For Bandit, Ziggy and Louie, that meant walking down the wedding aisle last week wearing bow ties. (They put their paws down and refused to wear tuxes.)
It was a short trip for three pampered pooches who once rode in a car from Kansas City to Portland, Ore., and Seattle with their owners, Cassie Shunk Kruse and Jason Kruse.
On the day of the wedding, held at River Market Event Place, the dogs kept the bride company as she dressed. They walked into the reception with the bride and groom, worked the party off-leash and even posed in the photo booth.
“We don’t have any children, and we do everything with our dogs,” said Shunk Kruse, a registered nurse at St. Luke’s. “I didn’t even for a second think that they wouldn’t be there for our day.”
Finding a pet-friendly party place took her a few phone calls because many venues — churches, too — do not allow four-legged guests.
But dogs are welcome at Californos in Westport, where the event staff started fielding special requests from brides with dogs about two years ago. Dogs aren’t allowed inside, but they can participate in ceremonies and receptions on the deck. The restaurant advises couples to assign a dog keeper, or handler, for the day.
Jordan Wandfluh-Ashley had her reception there last October after their Brittany spaniel mix, Sophie, a 4-year-old rescue, served as their “dog of honor” at their wedding at Revolution United Methodist Church.
Sophie posed with the bridal party and starred in the wedding video, too. There’s Sophie at the doggie salon getting a blueberry facial. There’s Sophie riding in the limo.
“She’s a huge part of our life, and we worried that the church would not let us use Sophie,” said Wandfluh-Ashley, a Kansas City personal trainer. “But the pastor brought up that we should have her in it.”
A few people questioned her Sophie’s choice, but the bride ignored the second-guessing because “they just don’t get it.”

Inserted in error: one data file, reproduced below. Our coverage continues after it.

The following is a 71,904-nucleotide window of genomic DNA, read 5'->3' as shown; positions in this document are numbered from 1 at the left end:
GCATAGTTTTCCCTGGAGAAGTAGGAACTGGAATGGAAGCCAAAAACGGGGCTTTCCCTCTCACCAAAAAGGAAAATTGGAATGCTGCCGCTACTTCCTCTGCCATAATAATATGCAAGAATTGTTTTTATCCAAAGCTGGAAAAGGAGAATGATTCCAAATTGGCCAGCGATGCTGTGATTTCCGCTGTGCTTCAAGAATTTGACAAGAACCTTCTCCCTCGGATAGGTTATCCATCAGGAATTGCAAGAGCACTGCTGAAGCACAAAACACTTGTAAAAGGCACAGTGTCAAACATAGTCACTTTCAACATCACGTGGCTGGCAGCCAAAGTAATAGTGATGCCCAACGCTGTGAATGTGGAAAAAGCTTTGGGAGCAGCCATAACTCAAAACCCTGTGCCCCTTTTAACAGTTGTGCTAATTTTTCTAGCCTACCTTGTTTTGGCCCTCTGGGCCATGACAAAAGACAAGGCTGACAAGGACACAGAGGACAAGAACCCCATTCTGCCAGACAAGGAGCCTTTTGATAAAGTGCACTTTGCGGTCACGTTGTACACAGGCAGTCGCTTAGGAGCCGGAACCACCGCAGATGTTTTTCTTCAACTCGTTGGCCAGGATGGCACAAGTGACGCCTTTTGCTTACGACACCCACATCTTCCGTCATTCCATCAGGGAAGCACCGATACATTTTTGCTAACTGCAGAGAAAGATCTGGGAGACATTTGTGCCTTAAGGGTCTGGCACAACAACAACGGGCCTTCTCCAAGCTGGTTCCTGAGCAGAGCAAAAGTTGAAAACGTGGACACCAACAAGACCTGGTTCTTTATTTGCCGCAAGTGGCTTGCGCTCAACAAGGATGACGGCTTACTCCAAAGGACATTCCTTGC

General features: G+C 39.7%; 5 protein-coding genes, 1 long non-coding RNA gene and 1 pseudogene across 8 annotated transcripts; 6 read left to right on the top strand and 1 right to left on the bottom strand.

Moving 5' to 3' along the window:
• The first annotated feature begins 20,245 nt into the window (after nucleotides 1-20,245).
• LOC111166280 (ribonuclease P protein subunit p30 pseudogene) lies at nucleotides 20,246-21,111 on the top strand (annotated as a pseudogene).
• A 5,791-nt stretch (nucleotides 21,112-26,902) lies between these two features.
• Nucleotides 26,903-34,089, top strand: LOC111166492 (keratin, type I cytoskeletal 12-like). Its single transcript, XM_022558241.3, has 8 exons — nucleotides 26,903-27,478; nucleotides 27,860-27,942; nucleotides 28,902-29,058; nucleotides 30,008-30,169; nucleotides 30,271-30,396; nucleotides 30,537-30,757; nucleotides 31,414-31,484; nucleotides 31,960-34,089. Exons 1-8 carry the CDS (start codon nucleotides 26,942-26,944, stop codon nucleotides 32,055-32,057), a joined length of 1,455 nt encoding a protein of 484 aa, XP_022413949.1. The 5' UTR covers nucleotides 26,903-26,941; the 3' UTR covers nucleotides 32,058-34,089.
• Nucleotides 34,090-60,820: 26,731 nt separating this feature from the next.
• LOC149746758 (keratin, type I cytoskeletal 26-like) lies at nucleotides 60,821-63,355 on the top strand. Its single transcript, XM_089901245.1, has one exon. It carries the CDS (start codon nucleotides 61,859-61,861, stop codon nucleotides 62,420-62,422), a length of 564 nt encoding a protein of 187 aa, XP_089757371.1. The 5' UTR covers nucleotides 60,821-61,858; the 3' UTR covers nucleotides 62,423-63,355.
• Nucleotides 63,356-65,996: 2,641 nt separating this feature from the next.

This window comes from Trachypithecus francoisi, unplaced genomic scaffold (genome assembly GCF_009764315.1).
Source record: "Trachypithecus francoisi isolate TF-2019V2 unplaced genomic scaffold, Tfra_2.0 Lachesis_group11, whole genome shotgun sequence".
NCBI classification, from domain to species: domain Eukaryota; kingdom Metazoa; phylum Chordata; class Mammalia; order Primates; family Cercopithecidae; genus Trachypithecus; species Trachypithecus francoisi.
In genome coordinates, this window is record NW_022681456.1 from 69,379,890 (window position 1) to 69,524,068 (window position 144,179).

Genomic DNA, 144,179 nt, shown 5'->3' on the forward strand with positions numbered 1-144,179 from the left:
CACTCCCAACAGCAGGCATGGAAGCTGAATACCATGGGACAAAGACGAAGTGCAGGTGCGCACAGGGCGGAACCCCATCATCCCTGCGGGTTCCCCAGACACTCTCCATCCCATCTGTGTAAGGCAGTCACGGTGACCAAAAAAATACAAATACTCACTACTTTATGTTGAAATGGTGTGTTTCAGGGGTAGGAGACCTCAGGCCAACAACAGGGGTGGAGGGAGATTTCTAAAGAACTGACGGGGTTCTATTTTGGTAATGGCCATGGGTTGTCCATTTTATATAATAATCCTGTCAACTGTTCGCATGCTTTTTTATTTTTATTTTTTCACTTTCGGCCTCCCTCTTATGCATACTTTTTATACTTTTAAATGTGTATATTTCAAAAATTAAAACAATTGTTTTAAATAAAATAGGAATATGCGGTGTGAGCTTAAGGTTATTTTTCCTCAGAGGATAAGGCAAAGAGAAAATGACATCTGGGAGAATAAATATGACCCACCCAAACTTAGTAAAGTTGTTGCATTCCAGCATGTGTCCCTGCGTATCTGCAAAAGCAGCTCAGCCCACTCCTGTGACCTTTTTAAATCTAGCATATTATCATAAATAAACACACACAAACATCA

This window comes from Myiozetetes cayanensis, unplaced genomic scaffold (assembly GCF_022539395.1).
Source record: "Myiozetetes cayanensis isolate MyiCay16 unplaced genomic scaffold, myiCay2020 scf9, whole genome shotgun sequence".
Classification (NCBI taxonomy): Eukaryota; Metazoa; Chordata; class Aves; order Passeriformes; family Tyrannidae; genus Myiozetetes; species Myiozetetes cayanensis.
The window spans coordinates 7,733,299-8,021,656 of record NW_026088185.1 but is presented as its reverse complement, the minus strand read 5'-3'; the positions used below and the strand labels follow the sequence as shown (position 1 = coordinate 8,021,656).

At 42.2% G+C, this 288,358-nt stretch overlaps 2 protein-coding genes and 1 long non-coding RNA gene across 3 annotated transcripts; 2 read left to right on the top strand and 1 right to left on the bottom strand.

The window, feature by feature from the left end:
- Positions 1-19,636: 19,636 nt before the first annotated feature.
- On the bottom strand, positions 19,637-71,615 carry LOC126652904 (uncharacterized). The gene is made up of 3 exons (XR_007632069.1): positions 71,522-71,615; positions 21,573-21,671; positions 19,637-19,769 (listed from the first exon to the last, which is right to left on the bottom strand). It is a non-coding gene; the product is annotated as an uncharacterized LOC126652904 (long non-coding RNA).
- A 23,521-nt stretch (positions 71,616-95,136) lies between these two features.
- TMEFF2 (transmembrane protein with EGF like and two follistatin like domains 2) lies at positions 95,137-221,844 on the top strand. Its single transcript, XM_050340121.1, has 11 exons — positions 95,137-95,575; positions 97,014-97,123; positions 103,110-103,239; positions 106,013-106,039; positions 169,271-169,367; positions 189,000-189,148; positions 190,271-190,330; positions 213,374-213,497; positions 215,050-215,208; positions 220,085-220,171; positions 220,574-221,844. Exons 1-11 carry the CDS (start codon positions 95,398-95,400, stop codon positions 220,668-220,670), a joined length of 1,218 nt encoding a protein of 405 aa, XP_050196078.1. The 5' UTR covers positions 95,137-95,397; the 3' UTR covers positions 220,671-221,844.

When Piggie and Cocoa walked down the aisle at Daniel and Sydnee Chang’s wedding in August 2012, the church full of people let out a collective “aw.”
“To be honest, I think they got more applause when they walked in,” joked Sydnee Chang, a physician.
The dogs — Piggie, a 13-year-old peekapoo, and Cocoa, a 14-year-old Pekingese — were hers when she met Daniel, a Black Veatch engineer.
Cocoa in her tutu dress and Piggie in his tuxedo sat quietly in the first pew during the ceremony. And if anyone missed their grand entrance, Sydnee said, they never would have known dogs were there — until they started snoring while the vocalist was singing.
Kelly and Chad Cadwell of Kansas City had their yellow Lab, Atlas, with them on their wedding day last September, too.
Atlas gamely wore formal wear for the wedding photos.
“He looked so sharp,” Kelly Cadwell said. “I remember him getting out of (the) car and running across the parking lot to us, and he was so cute with his little bow tie.”
The couple got Atlas after losing their first puppy, Apollo, to canine parvovirus just days after they got him. They named their new dog after the Greek Titan who holds the world on his shoulders “because he kind of held up our world,” said Cadwell, a ballet teacher. “In our little family, it’s just the three of us.
“And it was always going to be: He’s going to have a role in something.”